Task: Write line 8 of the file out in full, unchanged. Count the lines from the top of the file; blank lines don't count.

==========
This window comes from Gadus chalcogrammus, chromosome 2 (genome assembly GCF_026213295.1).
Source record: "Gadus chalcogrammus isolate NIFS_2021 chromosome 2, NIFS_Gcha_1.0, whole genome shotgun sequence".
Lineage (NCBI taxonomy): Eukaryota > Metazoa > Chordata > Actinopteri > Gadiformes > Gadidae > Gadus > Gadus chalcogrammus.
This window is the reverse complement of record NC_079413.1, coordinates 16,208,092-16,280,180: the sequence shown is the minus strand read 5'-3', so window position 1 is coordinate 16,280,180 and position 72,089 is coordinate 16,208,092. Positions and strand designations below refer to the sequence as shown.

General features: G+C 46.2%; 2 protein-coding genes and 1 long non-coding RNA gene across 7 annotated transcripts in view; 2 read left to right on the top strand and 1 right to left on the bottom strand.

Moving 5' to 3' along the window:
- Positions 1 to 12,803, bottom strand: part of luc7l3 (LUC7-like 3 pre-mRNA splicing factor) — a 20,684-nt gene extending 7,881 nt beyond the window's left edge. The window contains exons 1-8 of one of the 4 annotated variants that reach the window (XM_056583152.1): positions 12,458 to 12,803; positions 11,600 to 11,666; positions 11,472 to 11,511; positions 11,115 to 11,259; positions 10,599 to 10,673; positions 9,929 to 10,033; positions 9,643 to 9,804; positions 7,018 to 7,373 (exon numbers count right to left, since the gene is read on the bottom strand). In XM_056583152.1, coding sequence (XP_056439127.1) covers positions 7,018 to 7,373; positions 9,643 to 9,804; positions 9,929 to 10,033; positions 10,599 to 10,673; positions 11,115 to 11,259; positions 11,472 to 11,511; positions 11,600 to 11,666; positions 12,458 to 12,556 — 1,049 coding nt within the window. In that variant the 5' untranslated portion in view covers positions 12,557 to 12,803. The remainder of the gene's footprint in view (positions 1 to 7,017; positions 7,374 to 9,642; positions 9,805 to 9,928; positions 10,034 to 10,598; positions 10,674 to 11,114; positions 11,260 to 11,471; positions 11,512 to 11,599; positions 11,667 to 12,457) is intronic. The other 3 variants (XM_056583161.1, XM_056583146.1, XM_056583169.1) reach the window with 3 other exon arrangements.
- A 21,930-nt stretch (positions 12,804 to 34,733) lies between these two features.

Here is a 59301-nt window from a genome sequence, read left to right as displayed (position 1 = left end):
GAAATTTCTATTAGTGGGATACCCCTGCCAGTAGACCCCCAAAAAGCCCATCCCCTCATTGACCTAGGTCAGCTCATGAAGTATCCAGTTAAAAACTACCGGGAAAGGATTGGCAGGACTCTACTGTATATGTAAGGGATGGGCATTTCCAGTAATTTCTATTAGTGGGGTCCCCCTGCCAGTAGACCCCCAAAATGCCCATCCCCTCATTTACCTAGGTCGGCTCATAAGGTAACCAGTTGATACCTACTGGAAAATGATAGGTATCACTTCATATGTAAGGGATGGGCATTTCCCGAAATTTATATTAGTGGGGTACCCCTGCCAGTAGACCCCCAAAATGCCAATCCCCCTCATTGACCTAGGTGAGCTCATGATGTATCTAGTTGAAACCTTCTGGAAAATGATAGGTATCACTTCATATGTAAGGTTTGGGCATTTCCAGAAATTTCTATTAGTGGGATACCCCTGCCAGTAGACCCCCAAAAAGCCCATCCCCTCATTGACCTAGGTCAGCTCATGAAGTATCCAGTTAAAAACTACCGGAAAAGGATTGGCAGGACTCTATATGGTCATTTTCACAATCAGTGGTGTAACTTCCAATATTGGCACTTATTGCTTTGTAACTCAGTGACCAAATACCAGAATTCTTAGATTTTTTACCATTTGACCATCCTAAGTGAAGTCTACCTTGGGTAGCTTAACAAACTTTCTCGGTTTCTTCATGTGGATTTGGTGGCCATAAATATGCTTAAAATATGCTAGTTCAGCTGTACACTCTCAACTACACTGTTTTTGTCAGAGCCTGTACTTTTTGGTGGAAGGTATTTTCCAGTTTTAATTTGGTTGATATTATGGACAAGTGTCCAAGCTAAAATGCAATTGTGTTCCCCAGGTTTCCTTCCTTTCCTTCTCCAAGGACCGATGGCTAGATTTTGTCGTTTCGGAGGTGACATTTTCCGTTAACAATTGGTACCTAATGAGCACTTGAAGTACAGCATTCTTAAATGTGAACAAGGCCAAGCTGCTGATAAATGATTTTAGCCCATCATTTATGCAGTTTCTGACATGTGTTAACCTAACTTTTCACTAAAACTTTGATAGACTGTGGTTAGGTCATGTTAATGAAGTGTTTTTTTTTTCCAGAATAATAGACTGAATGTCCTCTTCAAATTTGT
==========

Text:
- A 21,930-nt stretch (positions 12,804 to 34,733) lies between these two features.